*YOU WANT TO BE VERY CONSISTENT STRIKING THE DRUM IN EXACTLY THE RIGHT SPOT.*
Every drum has a ‘sweet spot’. This is the spot on the drum where the drum speaks to its utmost ability. Use your ear and find all of your drum’s sweet spots and practice hitting them ev ery time. It’s more difficult than you might think! It’s usually the center of the drum or slightly off center. Use and develop your ear!
Where does the stroke sound best to you?
*AS A SESSION PLAYER YOU’LL BE ASKED TO STRIKE YOUR SNARE INCLUDING A CERTAIN AMOUNT OF RIM.*
This means striking the drum but also including a touch of the rim, which creates a tremendous amount of crack and attitude out of the drum.
This is tricky but you need to practice this. Practice the same consistency of your stroke but this time your stroke will be off-centre, slightly to the side of the drum and catching consistently the same amount of rim. You don’t want more rim and then less rim etc. You need to develop a style in this area that gives you consistency and attitude that you can pull out immediately if a producer requests it.
On the issue of weight;
*YOU DON’T WANT TO OVER-HIT EITHER!*
Drums tend to choke sonically when they are over-hit. You can hear this very clearly with snares and toms. You want to strike the drum with enough impact to excite the drum and make it sing but not to over-hit the drum and choke it.
*PLAYING SIDE STICK AT THE STUDIO LEVEL IS ALSO CHALLENGING.*
Again, the consistency of the sound that you’re creating is the issue. There are several tricks that help in this.
What you don’t want is for the stick to be even slightly changing position.
The stick is turned around so that the butt end is being used to strike the rim. The slightest little movement will create a distinctly different tone and you don’t want that.
The first technique I use is to anchor the palm of my hand on the head itself. By anchoring the palm it greatly decreases the amount of movement in my position. The only disadvantage I find is that it can be harder to get enough impact. When that is the issue I use this technique.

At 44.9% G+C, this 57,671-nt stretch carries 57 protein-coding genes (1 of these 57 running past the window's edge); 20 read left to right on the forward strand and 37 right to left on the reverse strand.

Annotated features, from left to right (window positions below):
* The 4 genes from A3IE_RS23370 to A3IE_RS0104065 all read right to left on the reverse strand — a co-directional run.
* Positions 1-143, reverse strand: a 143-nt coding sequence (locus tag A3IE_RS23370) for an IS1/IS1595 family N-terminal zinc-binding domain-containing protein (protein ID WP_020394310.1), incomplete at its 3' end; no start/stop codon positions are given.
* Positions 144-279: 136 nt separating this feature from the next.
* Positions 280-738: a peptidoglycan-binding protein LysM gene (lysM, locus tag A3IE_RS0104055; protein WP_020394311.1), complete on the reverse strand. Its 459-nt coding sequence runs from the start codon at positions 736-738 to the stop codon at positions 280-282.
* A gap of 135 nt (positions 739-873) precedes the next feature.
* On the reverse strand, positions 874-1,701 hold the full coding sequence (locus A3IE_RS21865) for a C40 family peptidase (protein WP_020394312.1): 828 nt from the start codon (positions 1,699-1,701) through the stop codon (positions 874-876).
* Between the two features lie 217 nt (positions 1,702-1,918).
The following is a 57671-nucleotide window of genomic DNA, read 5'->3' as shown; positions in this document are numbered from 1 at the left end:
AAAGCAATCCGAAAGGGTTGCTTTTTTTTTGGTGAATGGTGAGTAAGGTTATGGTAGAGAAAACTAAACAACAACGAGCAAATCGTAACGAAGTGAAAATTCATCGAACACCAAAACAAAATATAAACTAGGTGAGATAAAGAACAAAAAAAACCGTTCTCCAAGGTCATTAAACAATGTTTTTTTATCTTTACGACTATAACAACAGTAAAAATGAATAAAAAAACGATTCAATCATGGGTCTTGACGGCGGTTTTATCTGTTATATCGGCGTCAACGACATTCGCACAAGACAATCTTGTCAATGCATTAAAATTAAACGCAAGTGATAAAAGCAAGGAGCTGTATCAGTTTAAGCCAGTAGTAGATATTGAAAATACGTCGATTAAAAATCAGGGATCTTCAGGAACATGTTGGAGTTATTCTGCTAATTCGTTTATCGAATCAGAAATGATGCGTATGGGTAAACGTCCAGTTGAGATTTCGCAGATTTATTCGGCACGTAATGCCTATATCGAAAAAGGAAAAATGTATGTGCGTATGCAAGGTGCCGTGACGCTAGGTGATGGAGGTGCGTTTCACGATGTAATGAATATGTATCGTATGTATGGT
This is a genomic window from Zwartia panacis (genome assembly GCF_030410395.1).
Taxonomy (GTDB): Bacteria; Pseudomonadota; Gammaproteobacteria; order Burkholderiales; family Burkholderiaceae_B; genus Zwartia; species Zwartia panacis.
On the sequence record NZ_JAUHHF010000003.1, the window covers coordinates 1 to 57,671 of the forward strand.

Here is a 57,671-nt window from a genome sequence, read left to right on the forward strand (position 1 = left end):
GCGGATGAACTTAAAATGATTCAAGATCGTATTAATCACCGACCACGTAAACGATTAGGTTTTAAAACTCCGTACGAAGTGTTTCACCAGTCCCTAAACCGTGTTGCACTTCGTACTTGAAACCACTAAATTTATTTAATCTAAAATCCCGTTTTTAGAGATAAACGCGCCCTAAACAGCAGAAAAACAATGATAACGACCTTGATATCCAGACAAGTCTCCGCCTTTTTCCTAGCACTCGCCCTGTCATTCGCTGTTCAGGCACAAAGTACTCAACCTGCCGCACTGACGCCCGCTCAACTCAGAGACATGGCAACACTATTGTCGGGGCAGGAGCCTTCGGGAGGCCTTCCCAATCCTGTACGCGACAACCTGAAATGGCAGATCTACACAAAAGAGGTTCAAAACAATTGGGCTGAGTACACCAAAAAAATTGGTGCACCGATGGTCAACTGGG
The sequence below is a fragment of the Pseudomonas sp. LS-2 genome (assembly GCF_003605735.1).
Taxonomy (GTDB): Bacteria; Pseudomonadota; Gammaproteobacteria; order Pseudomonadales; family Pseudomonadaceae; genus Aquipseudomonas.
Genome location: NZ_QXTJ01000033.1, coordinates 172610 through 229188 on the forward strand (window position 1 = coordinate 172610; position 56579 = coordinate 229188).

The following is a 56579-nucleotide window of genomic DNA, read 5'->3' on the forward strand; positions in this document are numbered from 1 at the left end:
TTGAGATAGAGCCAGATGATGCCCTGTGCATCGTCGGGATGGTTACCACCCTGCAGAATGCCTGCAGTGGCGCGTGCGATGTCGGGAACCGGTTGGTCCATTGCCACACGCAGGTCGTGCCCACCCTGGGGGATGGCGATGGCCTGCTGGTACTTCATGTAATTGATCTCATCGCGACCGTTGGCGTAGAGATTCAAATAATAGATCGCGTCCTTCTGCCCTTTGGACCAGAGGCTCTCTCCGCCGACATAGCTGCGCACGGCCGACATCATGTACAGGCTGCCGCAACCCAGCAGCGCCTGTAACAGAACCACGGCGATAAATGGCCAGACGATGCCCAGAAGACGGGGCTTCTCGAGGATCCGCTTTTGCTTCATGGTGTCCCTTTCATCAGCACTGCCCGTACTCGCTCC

Some side stick tracks require more aggression than others. Working with the producer and engineer I strike the rim and move the stick to different positions and ask them their preference in tonality. Once the optimum position is located I take a pen (pencil if you prefer except pencil obviously wears off quickly) and I draw a circle right around the stick at the exact point of impact with the rim. That way I can see the position and quickly adjust it if I need to.
The third trick, which I don’t use, but I have seen other prominent drummers use is to trace the stick position onto the snare head like you would with tracing paper. That way the exact stick position can also be seen clearly.
*PLAYING EFFECTIVE HI HAT…*
is one of the most un-talked about art forms surrounding the drum kit. I like to make the comparison of someone thrashing out sloppy 8th notes on the hats all the way up to the mastery of someone like Stuart Copeland, one of the all time great hi hat artists in pop music!
The subtleties and level of emotion and sheer expression that he achieves out of just a hi hat is truly where the bar has risen to this day!
The hi hat is a ‘musical instrument’ so treat it like one, approach it like one.
*FIRST RULE IS DO NOT BOUNCE YOUR FOOT ON THE HI HAT WHEN YOU ARE PLAYING A CONSISTENT CLOSED OR SEMI CLOSED HI HAT PHRASE.*
When we were touring with Toto I got the chance to stand at the back of the stage and watch Jeff Porcaro play. The stage was at about my head level since there were risers toward the back of the stage so my head level was right at his foot level. I’ve always loved his textures. He was a beautiful studio player with great nuances in his playing, truly one of the all time greats. His kick foot was a slamming heel up technique! It was a beautiful fat kick presence but his hi hat foot?
Heel down and his foot was dead still!
If he was playing a closed or semi closed pattern on the hat his foot never moved unless he was making very subtle and specific adjustments. That was a great lesson to me. I also got to meet Jeff and hang a bit. He was an awesome guy, very humble! He also gave me the greatest drumming compliment of my entire life. He said to me “your time is a motherfucker man!” We lost a lot of music they day we lost him.
So what you’re doing by bouncing your foot is constantly changing the tension of the hats, which is affecting the sound and emotion that you’re producing.
Think of a piano player. You don’t see a piano player stomping on the dampening pedal or keeping time on it either. The pedal serves a specific function on both instruments, in our case it’s tension and cymbal decay.
Of course if you’re playing something that involves opening or closing or if it’s a foot hat pattern then this rule doesn’t apply.
But creating a high end, very consistent kick, snare and hi hat groove involves being very much aware and in control of the hi hat subtleties and texture! The same of course applies to kick and snare and to ride cymbal technique and all the subtleties surrounding that as well.
I’d encourage you to study some great players here. Steve Gadd is another outstanding example. Listen to the use of the hi hat and his command of the instrument. Also listen to the great players use of tip and shank techniques utilizing the sticks to create different groove soundscapes.
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